The community as a commodity

In a world of cool co-working spaces, it was just a matter of time before moving onto co-living.

These fully furnished complexes of apartments and rooms aiming at building a stronger sense of community might be just the perfect accommodation of the near future, providing tenants with facilities ranging from a cinema room to a gym, alongside multiple networking occasions. But what happened to that cliché about Londoners wanting to live in isolation and avoid human contact as much as possible?

Source: WHub

It turned out that the epidemic of loneliness in the UK, an issue of such magnitude even Prime Minister Theresa May addressed it recently, affects young people as well as seniors. That is not news. Back in 2010, a report by the Mental Health Foundation found out nearly 60% of people aged 18 to 34 claimed they felt lonely more often than not.

So is co-living the ideal solution for them? “Providing facilities and a ready-made community is in a sense a living experience package that will appeal to some people,” says London- based landlord and property expert Richard Blanco. 

“ Marketeers will argue that millennials are focused on experiences rather than things , so this co-living model fits into that. Some argue that the screen – based lifestyles of millennials makes them more prone to loneliness and so providing social opportunities on their doorstep goes with the zeitgeist. ”

Property developer, The Collective has brought this community-driven approach to north-west London. Old Oak, a 551-room tower block, is the first and only co-living experiment in the capital. Who wouldn’t want to stop worrying about bad landlords and roommates? Not to mention the hassle of calculating bills. Co-living takes care of everything, offering different solutions, common areas and nice neighbours “on a similar journey”. All you need to do is choose a room according to your needs (ensuite rooms, shared ensuites and studios) and play by the co-living rules.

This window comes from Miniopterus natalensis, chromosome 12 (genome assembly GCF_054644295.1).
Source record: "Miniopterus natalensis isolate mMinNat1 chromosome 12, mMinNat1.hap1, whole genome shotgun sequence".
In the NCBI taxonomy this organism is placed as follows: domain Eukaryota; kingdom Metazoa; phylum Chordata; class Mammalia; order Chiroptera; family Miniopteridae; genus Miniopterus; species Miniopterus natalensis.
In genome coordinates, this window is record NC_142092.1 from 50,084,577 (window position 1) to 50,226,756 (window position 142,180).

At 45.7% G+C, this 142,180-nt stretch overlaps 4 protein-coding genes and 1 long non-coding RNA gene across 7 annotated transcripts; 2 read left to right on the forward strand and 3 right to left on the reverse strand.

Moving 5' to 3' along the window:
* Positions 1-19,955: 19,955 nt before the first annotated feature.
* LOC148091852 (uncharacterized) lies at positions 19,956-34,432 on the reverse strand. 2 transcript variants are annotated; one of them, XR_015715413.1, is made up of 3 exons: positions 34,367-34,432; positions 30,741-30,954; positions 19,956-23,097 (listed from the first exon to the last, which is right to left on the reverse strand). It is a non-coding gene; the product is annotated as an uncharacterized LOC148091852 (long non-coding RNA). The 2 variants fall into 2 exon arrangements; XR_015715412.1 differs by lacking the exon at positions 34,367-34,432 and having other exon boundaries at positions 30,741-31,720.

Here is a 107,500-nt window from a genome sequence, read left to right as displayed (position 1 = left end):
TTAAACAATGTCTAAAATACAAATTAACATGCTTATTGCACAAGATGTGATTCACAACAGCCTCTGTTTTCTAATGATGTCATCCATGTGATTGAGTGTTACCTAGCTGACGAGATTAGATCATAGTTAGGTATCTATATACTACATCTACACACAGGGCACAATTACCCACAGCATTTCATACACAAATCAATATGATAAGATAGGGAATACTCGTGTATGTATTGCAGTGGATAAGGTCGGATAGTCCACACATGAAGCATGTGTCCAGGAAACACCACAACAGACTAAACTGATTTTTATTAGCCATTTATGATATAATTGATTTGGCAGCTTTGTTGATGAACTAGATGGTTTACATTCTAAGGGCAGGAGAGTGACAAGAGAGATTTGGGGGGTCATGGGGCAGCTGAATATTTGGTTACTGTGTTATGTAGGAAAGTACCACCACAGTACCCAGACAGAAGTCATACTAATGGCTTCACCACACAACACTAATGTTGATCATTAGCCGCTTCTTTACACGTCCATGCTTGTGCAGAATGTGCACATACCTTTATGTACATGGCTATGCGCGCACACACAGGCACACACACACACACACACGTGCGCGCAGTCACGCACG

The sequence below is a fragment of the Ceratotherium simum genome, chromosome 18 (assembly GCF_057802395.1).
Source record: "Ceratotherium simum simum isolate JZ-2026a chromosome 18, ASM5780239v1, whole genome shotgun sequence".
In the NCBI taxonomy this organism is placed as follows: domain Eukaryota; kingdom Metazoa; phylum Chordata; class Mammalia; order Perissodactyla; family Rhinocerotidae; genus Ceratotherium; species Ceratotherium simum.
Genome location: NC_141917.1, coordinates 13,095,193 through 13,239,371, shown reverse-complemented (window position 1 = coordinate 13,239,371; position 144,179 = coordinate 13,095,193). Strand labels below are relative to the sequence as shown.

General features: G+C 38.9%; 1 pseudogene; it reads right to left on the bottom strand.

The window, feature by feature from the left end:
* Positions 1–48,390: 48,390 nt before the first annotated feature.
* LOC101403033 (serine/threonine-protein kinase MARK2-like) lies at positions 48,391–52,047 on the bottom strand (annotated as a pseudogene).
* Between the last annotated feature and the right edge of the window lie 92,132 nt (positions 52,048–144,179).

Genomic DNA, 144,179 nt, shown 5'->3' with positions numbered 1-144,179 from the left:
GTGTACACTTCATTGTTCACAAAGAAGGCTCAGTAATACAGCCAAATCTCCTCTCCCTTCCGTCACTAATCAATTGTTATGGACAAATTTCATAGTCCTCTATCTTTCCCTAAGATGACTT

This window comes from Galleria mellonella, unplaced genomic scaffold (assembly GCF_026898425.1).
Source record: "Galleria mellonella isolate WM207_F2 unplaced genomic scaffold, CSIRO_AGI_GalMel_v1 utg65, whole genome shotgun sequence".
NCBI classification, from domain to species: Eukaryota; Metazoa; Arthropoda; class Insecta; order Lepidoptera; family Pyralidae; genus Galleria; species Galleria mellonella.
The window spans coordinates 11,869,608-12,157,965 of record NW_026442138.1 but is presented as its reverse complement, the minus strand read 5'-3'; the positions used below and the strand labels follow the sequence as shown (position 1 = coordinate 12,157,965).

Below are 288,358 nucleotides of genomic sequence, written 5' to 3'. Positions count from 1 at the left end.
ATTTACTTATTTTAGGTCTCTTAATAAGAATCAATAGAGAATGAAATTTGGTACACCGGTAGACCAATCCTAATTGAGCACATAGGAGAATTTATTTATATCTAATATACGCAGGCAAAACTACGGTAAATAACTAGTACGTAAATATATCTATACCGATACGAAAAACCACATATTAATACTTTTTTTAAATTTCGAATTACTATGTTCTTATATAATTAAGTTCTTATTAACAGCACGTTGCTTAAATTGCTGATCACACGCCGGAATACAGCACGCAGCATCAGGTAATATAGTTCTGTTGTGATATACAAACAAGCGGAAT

It will feel as if you’ve never left the university dorms, with its pros and cons. All-inclusive bills and regular cleaning, in fact, come at a cost higher than the average £250 per week. No pets allowed, no free laundry facility, no parking space, no hammering into the wall. A lot of noes for something aiming at being inclusive and open. And far too many noes for it to feel like home, at least permanently.

“All inclusive rents mean that tenants can’t shop around for cheaper energy suppliers or choose to opt in or out of facilities and the overall hotel-esque product can feel quite expensive ,”

Moreover, there is a vague reference to the chance of hosting private events limited to “other people in the buildings”. The risk of co-living is that the strong sense of community it prides itself on might turn into a different form of secludedness, relying exclusively upon proximity to create social relationships. As a consequence of focusing too much on what’s within its walls, this enclave might end up excluding what’s (and who’s) outside of it. Besides, the artificial community that such co-living experiments ​want to build is marketed as a real commodity, somehow losing its genuineness along the way.

Despite being controversial and perfectible, some believe that co-living might be a possible way to redefine affordable, short-term housing while trying to fight the loneliness of living in a big city.
However, Blanco disagrees.  “Co-living is not cheap so it is not going to solve affordability issues of the housing crisis, but the household formation is on the increase as so many more people live on their own, so the co-living model is beneficial in the sense that it is providing more units.” This way, you can still avoid making eye contact with your fellow passengers on the tube and save all your socialisation efforts for when you get home.

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